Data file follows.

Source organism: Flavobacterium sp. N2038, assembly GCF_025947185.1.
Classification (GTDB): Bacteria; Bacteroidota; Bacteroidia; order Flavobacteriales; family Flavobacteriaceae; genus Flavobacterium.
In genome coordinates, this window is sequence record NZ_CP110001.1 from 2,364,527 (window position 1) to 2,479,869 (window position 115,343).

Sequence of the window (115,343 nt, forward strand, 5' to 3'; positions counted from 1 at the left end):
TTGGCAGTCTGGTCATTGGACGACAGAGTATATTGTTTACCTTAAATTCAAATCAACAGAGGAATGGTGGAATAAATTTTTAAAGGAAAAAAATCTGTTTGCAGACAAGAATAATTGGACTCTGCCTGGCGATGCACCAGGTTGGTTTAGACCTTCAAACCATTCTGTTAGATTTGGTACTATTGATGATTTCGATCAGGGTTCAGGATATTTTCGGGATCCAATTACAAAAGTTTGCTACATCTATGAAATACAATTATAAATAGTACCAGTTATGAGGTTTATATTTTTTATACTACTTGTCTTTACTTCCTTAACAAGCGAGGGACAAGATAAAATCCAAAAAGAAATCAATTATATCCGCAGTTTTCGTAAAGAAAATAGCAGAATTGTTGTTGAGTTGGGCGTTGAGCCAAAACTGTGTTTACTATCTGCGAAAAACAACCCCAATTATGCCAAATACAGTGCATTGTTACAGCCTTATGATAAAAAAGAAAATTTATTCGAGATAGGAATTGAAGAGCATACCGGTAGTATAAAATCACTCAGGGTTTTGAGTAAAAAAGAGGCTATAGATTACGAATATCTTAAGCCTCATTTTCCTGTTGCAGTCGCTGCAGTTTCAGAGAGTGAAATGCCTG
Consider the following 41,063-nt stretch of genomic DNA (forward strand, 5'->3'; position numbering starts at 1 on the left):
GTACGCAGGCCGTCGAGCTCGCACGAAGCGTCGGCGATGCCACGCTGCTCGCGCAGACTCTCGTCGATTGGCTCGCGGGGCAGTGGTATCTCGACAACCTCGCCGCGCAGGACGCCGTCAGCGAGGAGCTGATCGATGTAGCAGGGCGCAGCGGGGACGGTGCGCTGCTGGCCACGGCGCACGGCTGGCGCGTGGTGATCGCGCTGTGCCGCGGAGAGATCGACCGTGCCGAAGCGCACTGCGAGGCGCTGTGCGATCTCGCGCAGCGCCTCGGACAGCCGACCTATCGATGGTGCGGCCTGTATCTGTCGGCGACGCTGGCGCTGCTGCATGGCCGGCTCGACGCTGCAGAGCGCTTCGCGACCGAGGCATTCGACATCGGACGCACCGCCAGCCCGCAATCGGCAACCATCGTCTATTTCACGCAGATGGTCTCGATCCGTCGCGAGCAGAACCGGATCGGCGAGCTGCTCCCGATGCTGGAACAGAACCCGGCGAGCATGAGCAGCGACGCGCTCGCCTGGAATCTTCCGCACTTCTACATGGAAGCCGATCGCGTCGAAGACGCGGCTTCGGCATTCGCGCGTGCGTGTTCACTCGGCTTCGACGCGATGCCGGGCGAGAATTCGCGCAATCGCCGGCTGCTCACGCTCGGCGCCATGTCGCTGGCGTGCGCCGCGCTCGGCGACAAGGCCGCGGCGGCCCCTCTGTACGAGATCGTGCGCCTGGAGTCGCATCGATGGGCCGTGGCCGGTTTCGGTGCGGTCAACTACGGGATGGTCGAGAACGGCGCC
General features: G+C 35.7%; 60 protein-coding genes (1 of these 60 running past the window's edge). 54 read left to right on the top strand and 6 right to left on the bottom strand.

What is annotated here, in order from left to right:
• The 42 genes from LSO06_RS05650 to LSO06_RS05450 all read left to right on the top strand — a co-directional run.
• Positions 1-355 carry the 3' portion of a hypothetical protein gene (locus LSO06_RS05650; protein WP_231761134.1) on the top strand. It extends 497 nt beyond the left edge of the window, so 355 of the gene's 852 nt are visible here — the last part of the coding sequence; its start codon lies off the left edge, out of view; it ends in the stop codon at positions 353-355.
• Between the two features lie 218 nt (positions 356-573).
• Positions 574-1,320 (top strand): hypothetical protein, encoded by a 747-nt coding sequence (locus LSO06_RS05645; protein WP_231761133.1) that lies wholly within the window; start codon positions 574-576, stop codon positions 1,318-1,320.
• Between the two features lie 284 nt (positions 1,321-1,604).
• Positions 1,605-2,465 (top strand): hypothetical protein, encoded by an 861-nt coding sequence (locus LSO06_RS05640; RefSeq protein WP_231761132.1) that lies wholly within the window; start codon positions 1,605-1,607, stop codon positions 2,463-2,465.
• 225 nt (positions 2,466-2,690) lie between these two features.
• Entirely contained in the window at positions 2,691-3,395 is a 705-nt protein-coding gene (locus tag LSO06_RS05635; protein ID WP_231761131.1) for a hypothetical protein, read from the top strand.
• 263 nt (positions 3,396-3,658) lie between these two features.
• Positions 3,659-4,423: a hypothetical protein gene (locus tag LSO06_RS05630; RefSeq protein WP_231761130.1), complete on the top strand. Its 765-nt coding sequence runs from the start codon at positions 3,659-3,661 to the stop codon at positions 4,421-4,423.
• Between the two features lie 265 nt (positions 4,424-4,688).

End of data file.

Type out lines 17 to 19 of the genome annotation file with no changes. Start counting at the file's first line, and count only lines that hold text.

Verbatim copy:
• Entirely contained in the window at positions 2,691-3,395 is a 705-nt protein-coding gene (locus tag LSO06_RS05635; protein ID WP_231761131.1) for a hypothetical protein, read from the top strand.
• 263 nt (positions 3,396-3,658) lie between these two features.
• Positions 3,659-4,423: a hypothetical protein gene (locus tag LSO06_RS05630; RefSeq protein WP_231761130.1), complete on the top strand. Its 765-nt coding sequence runs from the start codon at positions 3,659-3,661 to the stop codon at positions 4,421-4,423.